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Posts by jdpark

Yes, he does the Walzes, Variations and all the Mazurkas...  Yeah, it seems that many of his recordings in the 1980s and 1990s are hit-or-miss, but his stuff from the 1960s, and some of the 1970s material seems to be better... He's one of the better Scriabin interpreters (though not the best), and not bad at Rachmaninoff. I think despite his strength as a player, he actually tends to sound over-excited with the big passages and actually comes across as a more intelligent...
Does anyone have the 17 disc set of "Complete Chopin" works by DG?   I just checked it out from my library and started off with Disc 5 of Mazurkas played by Ashkenazi. To my ears the album is fine, though not mind-blowing. The librarian said he particularly liked the Ashkenazi recordings, which surprised me somewhat, since he and I often agree on recordings and I'm generally not a huge fan of Ashkenazi. Then I read a review on Amazon that actually the Ashkenazi records...
In my experience sibilance occurs when the DAC is not very good, or with MP3 files. Sometimes the amplifier could be to blame, as well. I don't think analytical headphones are to blame if everything else is working properly. I haven't had problems with sibilance outside of a few compressed Pop CDs I purchased by mistake in the 2000s like "Queen's Best" or something. I've never had any sibilance with a jazz or classical CD recorded post-1990. Seriously. If there is...
Has anyone tried these with either the C2 by audio-gd or the V200 by Vioelectric?   I'm finding that they do benefit from some good voltage, even though they're technically not hard to drive at all. Listening to some acapella music with them from a vintage receiver using my Lehman BCL as a pre-amp and getting crazy good results. Soundstage is huge, and voices sound amazing.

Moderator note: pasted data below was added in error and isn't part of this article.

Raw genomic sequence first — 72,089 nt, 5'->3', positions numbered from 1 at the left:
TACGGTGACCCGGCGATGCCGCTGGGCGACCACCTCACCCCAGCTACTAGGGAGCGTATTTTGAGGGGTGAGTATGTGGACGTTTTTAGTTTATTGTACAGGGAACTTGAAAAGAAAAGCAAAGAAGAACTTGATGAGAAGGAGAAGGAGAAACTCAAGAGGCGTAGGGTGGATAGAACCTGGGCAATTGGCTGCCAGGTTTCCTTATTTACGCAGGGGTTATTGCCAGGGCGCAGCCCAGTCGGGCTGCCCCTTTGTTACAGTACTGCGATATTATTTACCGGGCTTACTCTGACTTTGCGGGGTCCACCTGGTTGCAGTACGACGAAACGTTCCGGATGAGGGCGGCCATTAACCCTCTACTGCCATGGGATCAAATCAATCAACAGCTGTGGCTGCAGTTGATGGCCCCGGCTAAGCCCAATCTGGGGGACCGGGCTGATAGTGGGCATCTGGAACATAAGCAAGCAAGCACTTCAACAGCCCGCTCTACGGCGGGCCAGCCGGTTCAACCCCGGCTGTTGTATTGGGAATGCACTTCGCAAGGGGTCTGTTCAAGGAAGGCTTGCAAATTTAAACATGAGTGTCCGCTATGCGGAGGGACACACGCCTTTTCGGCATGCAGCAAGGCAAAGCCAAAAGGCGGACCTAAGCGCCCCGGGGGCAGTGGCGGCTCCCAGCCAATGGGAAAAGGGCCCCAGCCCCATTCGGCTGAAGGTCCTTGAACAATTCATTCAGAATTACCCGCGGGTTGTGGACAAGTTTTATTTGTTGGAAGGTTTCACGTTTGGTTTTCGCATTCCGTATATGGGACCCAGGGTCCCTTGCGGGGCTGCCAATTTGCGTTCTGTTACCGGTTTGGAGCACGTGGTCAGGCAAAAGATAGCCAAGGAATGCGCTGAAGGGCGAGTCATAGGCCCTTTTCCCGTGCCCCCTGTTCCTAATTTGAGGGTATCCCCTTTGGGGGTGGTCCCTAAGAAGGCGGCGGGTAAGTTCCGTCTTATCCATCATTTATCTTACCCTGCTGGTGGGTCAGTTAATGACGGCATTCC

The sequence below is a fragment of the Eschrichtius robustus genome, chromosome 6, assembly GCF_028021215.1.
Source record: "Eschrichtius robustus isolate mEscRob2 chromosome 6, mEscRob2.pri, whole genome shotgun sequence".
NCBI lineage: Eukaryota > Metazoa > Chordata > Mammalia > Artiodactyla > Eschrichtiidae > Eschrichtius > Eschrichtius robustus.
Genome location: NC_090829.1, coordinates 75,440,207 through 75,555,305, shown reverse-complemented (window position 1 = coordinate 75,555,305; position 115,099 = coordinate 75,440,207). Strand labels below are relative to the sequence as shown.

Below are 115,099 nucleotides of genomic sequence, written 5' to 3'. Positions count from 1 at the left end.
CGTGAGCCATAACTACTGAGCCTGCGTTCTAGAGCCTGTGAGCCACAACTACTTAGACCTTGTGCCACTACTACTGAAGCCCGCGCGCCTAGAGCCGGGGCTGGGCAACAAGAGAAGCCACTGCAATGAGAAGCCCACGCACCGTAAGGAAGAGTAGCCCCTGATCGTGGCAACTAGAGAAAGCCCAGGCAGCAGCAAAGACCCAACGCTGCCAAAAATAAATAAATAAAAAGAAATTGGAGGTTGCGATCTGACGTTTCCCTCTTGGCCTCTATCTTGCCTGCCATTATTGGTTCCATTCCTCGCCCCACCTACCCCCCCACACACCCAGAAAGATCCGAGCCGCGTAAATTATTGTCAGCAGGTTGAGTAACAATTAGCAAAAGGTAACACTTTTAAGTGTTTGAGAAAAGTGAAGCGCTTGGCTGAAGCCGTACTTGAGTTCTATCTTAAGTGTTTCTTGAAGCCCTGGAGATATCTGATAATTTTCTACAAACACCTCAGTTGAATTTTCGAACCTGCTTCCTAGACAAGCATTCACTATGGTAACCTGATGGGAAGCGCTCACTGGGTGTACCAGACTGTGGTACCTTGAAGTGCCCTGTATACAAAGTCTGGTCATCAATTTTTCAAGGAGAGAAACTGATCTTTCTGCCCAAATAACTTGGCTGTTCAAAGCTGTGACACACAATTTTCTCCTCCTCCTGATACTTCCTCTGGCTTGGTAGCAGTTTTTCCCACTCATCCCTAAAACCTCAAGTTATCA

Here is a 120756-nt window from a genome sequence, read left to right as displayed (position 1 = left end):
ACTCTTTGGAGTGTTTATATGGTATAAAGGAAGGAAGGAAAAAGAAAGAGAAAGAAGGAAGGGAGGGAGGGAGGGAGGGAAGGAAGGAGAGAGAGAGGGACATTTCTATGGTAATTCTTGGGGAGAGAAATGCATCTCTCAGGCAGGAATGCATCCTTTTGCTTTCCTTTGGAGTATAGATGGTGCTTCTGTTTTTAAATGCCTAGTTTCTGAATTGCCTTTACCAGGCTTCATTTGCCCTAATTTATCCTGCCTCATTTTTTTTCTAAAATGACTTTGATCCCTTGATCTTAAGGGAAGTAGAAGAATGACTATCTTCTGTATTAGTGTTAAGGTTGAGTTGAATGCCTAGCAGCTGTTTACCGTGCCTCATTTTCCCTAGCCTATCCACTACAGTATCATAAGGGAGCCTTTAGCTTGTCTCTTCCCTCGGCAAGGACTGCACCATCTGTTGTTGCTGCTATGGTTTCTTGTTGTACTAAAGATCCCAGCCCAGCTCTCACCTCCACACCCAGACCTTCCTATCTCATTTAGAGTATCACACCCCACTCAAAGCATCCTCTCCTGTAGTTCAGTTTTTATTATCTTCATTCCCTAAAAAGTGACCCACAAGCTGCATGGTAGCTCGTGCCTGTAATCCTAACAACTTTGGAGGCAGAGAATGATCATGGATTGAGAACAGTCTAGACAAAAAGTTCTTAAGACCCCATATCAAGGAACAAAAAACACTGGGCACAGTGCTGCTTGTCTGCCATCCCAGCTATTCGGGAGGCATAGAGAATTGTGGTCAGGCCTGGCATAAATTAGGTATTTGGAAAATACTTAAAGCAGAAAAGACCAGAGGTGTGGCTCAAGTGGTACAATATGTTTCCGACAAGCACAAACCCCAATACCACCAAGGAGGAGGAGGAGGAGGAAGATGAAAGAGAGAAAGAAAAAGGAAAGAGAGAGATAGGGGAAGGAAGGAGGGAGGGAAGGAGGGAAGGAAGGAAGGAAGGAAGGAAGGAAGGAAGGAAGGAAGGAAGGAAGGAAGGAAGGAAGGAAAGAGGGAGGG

That's exactly what I would suspect, since the Ember II is a very powerful tube amp. Many tube amps wont be powerful enough to get the bass going with any kind of authority (even relative to these cans). 
Interesting :)    I'd suppose there is a more 'masculine' and a more 'feminine' way to play some music on some instruments, when heard by a common listener. But this is not necessarily going to be applied to biological male or female musicians... I suspect. Some men might have a more feminine approach and vice versa. But professionals know that any musician can put on the affect of masculine or feminine, and often a very good musician can do both, just like a good actor...
There are too many to choose from, but mainly you need one with the ability to feed at least 400mW into 120 Ohms. So a very powerful one. I find the Schiit Magni to be fine as a basic amp that does the job. Then you can go up from there, the C2 by Audio gd is supposed to be good, as are the Vioelectric and Lake People amps. Because they are not very sensitive to Ohm output, you can also use vintage equipment that doesn't work very well for more sensitive cans, like...
thankfully! I have the HD650 and can't stand how claustrophobic they make me feel on a lot of music, even with a good source and amp (which granted does help somewhat). They are good for folk, blues, some rock, and some solo or chamber music... Basically anything with five instruments or less. Also, they are not that detailed really. My Beyer DT150s blow them away in the clarity of the detail. When I go back to the HD650 I feel like someone put a fuzzy cloth around...
Yeah, I'm interested as well. Seems like they get very mixed reviews due to uneven treble response. The K501 does have a bit of upper treble roll off that can make some genres seem off. It also has a roll off in the sub-bass category, so in all it would be perfect if it was just a bit more extended on top and bottom, with a slightly sharper picture coming through. Compared to my Beyer DT150s the K501 is not as clear, but it is more musical in the mids and upper mids, with...
Listening to a great album in 24/192... The last Scottish Ensemble's Debussy-Takemitsu with unique arrangements is outstanding. I haven't listened to many Debussy quartet, and only very recently got into Takemitsu, but this is really fantastic to my ears. The dynamics and tonal purity across the spectrum make this album one to be heard even if you hate this particular music (which I would find hard to believe). I think many contemporary fusion-lovers will like this album...
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